Samuel Tredwell Sawyer

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Samuel Tredwell Sawyer
Member of the U.S. House of Representatives
from North Carolina's 1st district
In office
March 4, 1837 – March 3, 1839
Preceded byWilliam Biddle Shepard
Succeeded byKenneth Rayner
Personal details
DiedNovember 29, 1865 (aged 64–65)
Political partyWhig

Samuel Tredwell Sawyer (1800 – November 29, 1865) was an American attorney and politician. Although he served as Congressional Representative, today he is mostly remembered for fathering the two children of the young slave Harriet Jacobs, in whose autobiography, Incidents in the Life of a Slave Girl, he features prominently.

Early life[edit]

Sawyer was born in Edenton, North Carolina, in 1800. He attended Edenton Academy and the University of North Carolina at Chapel Hill. Sawyer studied law, was admitted to the bar, and commenced practice in Edenton.

Political career[edit]

Sawyer was elected to the North Carolina State house of representatives, serving from 1829 to 1832. Sawyer was elected to the North Carolina Senate in 1834.

He was elected in 1836 as a Whig to the Twenty-fifth Congress (March 4, 1837 - March 3, 1839), where he was chairman of the Committee on Expenditures on Public Buildings. Sawyer was an unsuccessful candidate for reelection to the Twenty-sixth Congress, moved to Norfolk, Virginia, and resumed the practice of law. He was editor of the Norfolk Argus for several years. He was appointed a collector of customs at Norfolk on May 16, 1853, serving until April 6, 1858. Sawyer moved to Washington, D.C.

During the Civil War, he was appointed on September 17, 1861, as commissary with the rank of major in the Confederate service. He served until August 2, 1862.

Personal life[edit]

As a young man, before he married, Sawyer had a relationship with an enslaved Black woman, Harriet Jacobs, who was seeking protection from her master, Dr. James Norcom of Edenton. They had two children together, Joseph and Louisa, who were enslaved at birth, according to law, which transferred the mother's status as free or enslaved to her children.[1] After Jacobs went into hiding, she arranged with Sawyer to buy their children together with Harriet's brother John S. Jacobs in order to protect them from a sale to slave owners further away. In her autobiography, Jacobs relates that Sawyer promised to legally manumit their children, but failed to do so.[2]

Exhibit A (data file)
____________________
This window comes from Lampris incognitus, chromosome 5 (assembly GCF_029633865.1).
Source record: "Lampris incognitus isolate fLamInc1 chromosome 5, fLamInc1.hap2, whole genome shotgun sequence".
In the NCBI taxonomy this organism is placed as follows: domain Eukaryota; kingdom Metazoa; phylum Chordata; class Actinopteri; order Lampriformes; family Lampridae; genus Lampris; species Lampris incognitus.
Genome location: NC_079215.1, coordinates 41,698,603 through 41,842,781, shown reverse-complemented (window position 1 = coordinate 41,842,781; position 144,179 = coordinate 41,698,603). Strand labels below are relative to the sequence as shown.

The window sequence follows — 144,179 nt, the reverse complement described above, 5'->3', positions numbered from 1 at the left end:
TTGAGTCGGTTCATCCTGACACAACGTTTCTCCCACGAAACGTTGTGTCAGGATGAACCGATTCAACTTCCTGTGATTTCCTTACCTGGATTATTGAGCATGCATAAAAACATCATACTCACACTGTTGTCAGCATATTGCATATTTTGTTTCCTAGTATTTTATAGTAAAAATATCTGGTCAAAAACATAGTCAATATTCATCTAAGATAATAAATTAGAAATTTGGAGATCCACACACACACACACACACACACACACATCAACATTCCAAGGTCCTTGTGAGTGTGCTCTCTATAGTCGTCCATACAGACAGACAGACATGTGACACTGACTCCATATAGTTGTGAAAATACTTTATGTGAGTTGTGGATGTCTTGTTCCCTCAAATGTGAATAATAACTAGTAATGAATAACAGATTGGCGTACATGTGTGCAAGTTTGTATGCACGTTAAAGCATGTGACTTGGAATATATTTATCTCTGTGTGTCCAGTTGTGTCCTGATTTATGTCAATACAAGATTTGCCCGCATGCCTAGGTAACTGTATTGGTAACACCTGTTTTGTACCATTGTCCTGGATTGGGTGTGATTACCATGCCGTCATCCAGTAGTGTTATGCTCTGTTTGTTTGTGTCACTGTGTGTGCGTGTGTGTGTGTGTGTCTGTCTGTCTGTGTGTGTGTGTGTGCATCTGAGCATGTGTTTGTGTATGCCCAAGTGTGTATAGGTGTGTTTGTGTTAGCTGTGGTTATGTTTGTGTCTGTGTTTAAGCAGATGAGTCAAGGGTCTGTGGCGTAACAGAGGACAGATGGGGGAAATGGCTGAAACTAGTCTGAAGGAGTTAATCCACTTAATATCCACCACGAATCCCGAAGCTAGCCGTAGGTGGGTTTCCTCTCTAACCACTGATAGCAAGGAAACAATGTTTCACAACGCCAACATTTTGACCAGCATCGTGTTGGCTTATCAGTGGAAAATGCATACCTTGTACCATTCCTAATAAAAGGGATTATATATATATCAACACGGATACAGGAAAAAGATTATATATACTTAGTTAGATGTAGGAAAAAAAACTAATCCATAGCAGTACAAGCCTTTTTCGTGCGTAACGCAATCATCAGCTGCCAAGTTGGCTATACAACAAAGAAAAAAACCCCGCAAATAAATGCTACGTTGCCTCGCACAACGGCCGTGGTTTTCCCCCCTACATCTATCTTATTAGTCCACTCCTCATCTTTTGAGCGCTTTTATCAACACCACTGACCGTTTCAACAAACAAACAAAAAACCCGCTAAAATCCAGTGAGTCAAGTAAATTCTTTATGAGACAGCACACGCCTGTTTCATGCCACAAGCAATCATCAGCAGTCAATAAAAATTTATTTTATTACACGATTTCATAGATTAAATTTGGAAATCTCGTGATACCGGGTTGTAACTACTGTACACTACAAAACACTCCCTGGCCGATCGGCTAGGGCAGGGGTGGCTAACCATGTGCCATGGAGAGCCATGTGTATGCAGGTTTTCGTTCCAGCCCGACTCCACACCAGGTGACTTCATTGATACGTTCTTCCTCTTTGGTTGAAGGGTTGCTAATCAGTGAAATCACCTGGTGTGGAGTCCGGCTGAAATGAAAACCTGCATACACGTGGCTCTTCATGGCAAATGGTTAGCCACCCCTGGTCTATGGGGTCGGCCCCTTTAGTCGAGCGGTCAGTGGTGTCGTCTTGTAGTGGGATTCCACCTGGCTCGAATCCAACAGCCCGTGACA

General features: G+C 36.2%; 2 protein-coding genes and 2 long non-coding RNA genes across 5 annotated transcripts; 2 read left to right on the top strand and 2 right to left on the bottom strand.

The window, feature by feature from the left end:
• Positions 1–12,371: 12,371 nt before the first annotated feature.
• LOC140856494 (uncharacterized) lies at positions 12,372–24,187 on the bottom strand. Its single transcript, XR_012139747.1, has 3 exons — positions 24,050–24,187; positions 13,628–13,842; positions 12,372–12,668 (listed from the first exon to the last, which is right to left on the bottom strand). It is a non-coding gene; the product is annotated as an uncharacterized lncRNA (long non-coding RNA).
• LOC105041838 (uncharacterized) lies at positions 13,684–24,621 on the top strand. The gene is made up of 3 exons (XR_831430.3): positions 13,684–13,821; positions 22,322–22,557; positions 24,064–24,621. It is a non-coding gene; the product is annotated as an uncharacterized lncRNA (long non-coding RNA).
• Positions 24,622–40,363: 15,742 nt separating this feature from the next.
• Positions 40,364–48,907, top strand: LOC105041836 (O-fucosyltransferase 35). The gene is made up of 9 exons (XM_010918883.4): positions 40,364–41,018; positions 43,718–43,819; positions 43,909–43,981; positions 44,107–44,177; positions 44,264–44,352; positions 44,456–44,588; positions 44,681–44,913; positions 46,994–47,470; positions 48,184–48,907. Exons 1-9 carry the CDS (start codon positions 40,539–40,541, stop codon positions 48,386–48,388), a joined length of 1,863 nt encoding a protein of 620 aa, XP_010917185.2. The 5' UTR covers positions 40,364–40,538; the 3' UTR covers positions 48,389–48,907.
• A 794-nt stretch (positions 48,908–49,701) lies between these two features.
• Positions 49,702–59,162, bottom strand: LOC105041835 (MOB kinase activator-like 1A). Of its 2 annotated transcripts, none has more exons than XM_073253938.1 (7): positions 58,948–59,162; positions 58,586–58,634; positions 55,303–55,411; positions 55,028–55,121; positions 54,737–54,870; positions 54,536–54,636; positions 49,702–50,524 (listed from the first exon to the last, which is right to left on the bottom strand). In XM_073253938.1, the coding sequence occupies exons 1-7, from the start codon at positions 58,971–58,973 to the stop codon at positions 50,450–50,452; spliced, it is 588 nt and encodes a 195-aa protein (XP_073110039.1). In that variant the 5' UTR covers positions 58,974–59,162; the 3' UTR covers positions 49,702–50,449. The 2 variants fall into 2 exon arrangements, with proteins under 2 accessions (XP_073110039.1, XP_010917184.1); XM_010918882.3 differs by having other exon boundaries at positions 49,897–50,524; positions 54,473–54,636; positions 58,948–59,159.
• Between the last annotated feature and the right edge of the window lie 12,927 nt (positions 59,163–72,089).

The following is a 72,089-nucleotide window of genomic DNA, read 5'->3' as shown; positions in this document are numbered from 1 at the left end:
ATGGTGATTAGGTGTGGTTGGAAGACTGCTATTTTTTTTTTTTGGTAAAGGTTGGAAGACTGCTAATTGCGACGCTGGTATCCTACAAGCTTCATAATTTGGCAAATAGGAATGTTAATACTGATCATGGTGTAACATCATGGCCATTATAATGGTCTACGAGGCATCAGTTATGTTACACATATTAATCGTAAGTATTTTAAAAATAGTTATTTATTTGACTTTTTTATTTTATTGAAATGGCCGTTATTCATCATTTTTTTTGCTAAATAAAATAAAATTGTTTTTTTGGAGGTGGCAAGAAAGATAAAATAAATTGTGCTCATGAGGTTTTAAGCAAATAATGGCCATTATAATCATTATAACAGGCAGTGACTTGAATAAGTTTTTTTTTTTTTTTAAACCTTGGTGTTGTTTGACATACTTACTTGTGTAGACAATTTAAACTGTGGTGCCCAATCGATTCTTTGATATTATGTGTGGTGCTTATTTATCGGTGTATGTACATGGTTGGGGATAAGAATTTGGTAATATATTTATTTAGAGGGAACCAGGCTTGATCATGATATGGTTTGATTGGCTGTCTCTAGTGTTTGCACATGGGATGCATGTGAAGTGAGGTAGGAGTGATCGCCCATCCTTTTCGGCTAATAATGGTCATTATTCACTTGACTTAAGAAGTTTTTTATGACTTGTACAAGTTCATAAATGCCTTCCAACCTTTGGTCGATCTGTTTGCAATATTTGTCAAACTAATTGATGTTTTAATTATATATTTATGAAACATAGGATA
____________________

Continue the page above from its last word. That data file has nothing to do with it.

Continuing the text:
In August 1838,[3] Sawyer married Lavinia Peyton, with whom he had three additional daughters, Fannie Lenox, Sarah Peyton, and Laura.[4] He moved to Washington, DC with his family when he served as a congressman.

Later Harriet Jacobs escaped from North Carolina, making her way to Philadelphia and then New York. She wrote her autobiography, Incidents in the Life of a Slave Girl, and published it under a pseudonym in 1861. Sawyer features prominently in that book, pseudonymized as Mr. Sands.

Later years[edit]

Moving to the North, Sawyer died in Bloomfield, New Jersey in 1865.

See also[edit]


  1. ^ "Harriet Jacobs", PBS, accessed April 21, 2009.
  2. ^ H.Jacobs, Incidents in the Life of a Slave Girl. Ed. J.F. Yellin, Cambridge 2000, p.253
  3. ^ H.Jacobs, Incidents in the Life of a Slave Girl. Ed. J.F.Yellin, Cambridge 2000, p.246
  4. ^ McFarland, Daniel. "Sawyer, Samuel Tredwell". NCpedia. University of North Carolina Press. Retrieved December 26, 2016.

Further reading[edit]

  • Harriet A. Jacobs: Incidents in the Life of a Slave Girl: Written by Herself. Boston: For the Author, 1861. Enlarged Edition. Edited and with an Introduction by Jean Fagan Yellin. Now with "A True Tale of Slavery" by John S. Jacobs. Cambridge: Harvard University Press 1987–2000. ISBN 978-0-6740-0271-5.
  • Jean Fagan Yellin: Harriet Jacobs: A Life. New York: Basic Civitas Books, 2004. ISBN 0-465-09288-8.

External links[edit]

U.S. House of Representatives
Preceded by Member of the U.S. House of Representatives
from North Carolina's 1st congressional district

Succeeded by